The only reason we don’t recommend that model is its price.  

The difference in performance between the RTX 2060 and RTX 2070 is far bigger in certain applications, and the latter is found in our top pick at the price point as the Legion 5 with the RTX 2060. 

With that said, we’re sticking to the GTX 1660Ti model, which remains a great value. 

The GTX 1660Ti is a power-efficient graphics card with above-average FP32/16 compute capability, and again, as already mentioned earlier, with 6GB worth of GDDR6 VRAM, it’s great for deep learning. 

Specs Recap

  • Editor’s Score: 9/10
  • Processor: AMD Ryzen 7 4800H
  • RAM: 16 GB
  • Storage: 512GB NVMe SSD
  • Weight: 5.5 lbs
  • Display: 15.6”
  • Battery life : 8 hours
  • Screen resolution: 1920 x 1080 pixels
  • Graphics: NVIDIA GeForce GTX 1660TI
  • OS : Windows 10

3. Acer ConceptD 5 Pro

“Best Portable Workstation”

ConceptD 5 Pro CN515-71P-75XP Creator...
  • 9th Generation Intel Core i7-9750H...
  • NVIDIA Quadro RTX 3000 Graphics with 6...
  • 15.6" 4K Ultra HD (3840 x 2160)...
  • 32GB DDR4 2666MHz Dual-Channel Memory ,...
  • Amber Colored Backlit Keyboard ,...
  • Ideal for deep learning
  • Designed for long hours of work
  • Luxurious feel
  • Mediocre battery life

Acer ConceptD 5 Pro made it to the top of the list of the best laptoop for machine learning.

The ConceptD 5 Pro CN515-71P-75XP Creator Laptop is designed for content creators and graphic artists. 

It’s equipped with NVIDIA Quadro RTX 3000 graphics, which is also an excellent choice for machine learning.

Because of this, and a myriad of other factors, we see the ConceptD 5 Pro as a hefty but worthy investment for machine learning engineers and other professionals in the same industry and/or field.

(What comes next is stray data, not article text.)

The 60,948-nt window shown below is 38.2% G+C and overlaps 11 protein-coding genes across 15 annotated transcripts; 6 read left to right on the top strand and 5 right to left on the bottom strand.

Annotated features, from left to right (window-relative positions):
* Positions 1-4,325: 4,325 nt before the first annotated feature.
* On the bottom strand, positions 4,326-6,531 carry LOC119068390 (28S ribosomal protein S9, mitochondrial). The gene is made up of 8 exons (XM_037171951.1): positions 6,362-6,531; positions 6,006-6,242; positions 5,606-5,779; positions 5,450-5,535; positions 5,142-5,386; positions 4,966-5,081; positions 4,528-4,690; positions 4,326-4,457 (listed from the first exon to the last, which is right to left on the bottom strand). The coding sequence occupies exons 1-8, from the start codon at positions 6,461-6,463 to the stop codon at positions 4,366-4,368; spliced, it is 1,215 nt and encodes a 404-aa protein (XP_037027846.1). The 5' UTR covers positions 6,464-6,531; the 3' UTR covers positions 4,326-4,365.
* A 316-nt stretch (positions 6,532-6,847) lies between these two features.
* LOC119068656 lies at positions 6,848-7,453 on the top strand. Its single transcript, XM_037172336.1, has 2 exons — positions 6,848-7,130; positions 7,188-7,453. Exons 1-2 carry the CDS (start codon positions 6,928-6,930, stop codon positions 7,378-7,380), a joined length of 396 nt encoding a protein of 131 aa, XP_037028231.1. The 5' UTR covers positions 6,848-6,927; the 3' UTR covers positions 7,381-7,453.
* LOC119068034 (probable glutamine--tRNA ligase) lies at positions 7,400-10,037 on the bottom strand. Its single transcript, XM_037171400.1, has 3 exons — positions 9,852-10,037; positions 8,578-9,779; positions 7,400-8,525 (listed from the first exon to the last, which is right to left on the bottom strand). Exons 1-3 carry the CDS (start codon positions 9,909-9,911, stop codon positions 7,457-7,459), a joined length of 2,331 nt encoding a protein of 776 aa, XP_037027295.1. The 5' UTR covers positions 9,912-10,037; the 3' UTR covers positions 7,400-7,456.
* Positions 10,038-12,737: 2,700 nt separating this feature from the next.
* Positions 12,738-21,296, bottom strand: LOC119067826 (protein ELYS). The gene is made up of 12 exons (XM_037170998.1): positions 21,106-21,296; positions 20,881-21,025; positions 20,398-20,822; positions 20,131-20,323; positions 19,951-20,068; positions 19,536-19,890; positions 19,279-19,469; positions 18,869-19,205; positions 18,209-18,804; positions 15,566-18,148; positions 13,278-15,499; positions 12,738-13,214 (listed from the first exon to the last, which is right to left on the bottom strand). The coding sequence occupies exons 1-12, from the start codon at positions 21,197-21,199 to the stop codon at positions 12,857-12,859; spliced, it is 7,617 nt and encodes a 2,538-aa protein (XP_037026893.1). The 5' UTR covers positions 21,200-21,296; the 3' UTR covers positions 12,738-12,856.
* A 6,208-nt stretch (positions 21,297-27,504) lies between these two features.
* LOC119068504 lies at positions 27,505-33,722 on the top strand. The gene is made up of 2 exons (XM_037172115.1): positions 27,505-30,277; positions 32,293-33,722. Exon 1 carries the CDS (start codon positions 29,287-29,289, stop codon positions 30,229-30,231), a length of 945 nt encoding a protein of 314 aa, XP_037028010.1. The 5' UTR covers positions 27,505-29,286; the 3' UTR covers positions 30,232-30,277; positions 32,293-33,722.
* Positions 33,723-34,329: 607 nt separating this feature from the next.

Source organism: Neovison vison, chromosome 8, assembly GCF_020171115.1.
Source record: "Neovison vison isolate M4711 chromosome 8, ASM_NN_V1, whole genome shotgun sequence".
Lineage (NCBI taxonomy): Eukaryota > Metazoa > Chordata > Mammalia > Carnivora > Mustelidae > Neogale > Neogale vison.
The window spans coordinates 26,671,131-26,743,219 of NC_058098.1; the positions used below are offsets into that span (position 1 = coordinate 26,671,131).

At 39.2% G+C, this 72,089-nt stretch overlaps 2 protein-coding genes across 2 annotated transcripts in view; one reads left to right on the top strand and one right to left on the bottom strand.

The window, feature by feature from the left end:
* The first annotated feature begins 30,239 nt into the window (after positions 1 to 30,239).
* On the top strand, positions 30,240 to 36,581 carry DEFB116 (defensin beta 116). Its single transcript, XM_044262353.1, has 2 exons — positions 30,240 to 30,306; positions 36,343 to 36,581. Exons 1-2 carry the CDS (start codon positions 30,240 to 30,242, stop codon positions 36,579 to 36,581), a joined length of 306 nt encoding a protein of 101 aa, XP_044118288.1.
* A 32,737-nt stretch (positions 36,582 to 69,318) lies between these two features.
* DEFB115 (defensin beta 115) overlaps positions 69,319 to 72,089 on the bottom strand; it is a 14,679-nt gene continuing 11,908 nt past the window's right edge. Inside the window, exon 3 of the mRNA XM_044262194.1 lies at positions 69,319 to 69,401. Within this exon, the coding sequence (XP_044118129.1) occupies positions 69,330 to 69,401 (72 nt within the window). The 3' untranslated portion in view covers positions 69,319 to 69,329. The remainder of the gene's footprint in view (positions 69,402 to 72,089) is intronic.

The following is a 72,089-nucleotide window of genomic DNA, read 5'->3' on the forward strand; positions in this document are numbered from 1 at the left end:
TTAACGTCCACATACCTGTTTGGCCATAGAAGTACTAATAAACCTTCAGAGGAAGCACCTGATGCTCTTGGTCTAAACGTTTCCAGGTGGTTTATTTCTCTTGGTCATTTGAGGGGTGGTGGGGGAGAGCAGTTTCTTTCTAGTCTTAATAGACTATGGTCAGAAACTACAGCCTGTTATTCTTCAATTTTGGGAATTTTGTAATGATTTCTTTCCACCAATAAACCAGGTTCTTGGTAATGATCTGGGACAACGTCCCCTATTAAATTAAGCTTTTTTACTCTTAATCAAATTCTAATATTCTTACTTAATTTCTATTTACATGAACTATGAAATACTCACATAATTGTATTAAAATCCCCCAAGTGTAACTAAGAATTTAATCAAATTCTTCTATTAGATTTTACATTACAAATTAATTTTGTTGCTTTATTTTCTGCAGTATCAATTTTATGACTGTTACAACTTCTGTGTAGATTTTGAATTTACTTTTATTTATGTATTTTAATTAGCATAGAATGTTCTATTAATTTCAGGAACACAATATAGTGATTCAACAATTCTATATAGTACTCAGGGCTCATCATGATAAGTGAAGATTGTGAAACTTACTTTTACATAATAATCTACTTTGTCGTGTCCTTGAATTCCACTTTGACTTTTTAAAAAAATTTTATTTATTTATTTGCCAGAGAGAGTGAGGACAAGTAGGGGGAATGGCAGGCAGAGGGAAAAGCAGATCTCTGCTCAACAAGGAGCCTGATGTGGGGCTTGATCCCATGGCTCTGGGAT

The ConceptD 5 Pro is fitted with the Intel Core i7-9750H, which is a 9th generation 6-core and 12-thread processor.

It packs plenty of processing power and can handle time-series data and other types of signals, as well as picture-processing tasks just fine. 

You also get 32GB of DRR4 memory that you can upgrade up to 64GB and a 1TB NVMe SSD.


Being that this is a mobile design station, the ability to work outdoors and everywhere wasn’t the priority. 

Still, even if that’s true, the ConceptD 5 Pro isn’t particularly heavy nor large at 14.31 x 10.01 x 0.91 inches with a 5.5-pound weight. But, you will want to work only in places where you can plug in a charger. 

The 4-Cell Lithium-Ion battery is reportedly good for 6 hours of use, but we highly doubt that. 


In terms of display, this is where the ConceptD 5 Pro shines. 

Because this was designed for graphic designers in mind, you get to enjoy a 15.6-inch 4K Ultra HD IPS display. 

The display also has a 400-nit brightness and is PANTONE Validated with testing and calibration done to make sure that it achieves a low Delta E average of <2 for life-like color accuracy. 

TLDR; the display is beautiful and amazing, even if you’re not into graphic design.

Now, for the most important part. 

The ConceptD 5 Pro has an NVIDIA Quadro RTX 3000 graphics card.

Earlier, we mentioned that RTX cards were ideal for deep learning applications because of their Tensor Core performance. However, Quadro cards are even better for this. This is because it doesn’t have performance degradation. 

What happens is that Nvidia “purposely” lowers the performance of RTX cards so that they aren’t as good as Quadro cards in certain applications. 

Being that this is a Quadro RTX card and an RTX 3000 series at that, it’s great for sparse neural network training and inferencing with huge performance gains over RTX 2000 series graphics cards. 

Other Considerations

The ConceptD 5 Pro is a nice looking laptop. It’s arguably the best-looking option on our list. 

Everything about how the ConceptD Pro looks seems like it was designed so that professionals would love using it anywhere, even during meetings.

Even in darker environments, the keyboard has amber backlighting that isn’t too bright but isn’t too dark either. Also, typing on it makes for a comfortable and wonderful experience, which should make you forget how long you’ve been slaving on your computer. 

For better productivity, the ConceptD Pro also gives you access to a wide selection of ports. 

This includes a USB Type-C Gen 1 port with support for up to 5Gbps data transfer and offline charging. 

Bottom Line

If your primary concern is to get the best mobile graphics card for deep learning with enough processing power to boot, the ConceptD Pro is a very good choice. 

This mobile workstation hits all of the right points and is fairly priced, all things considered.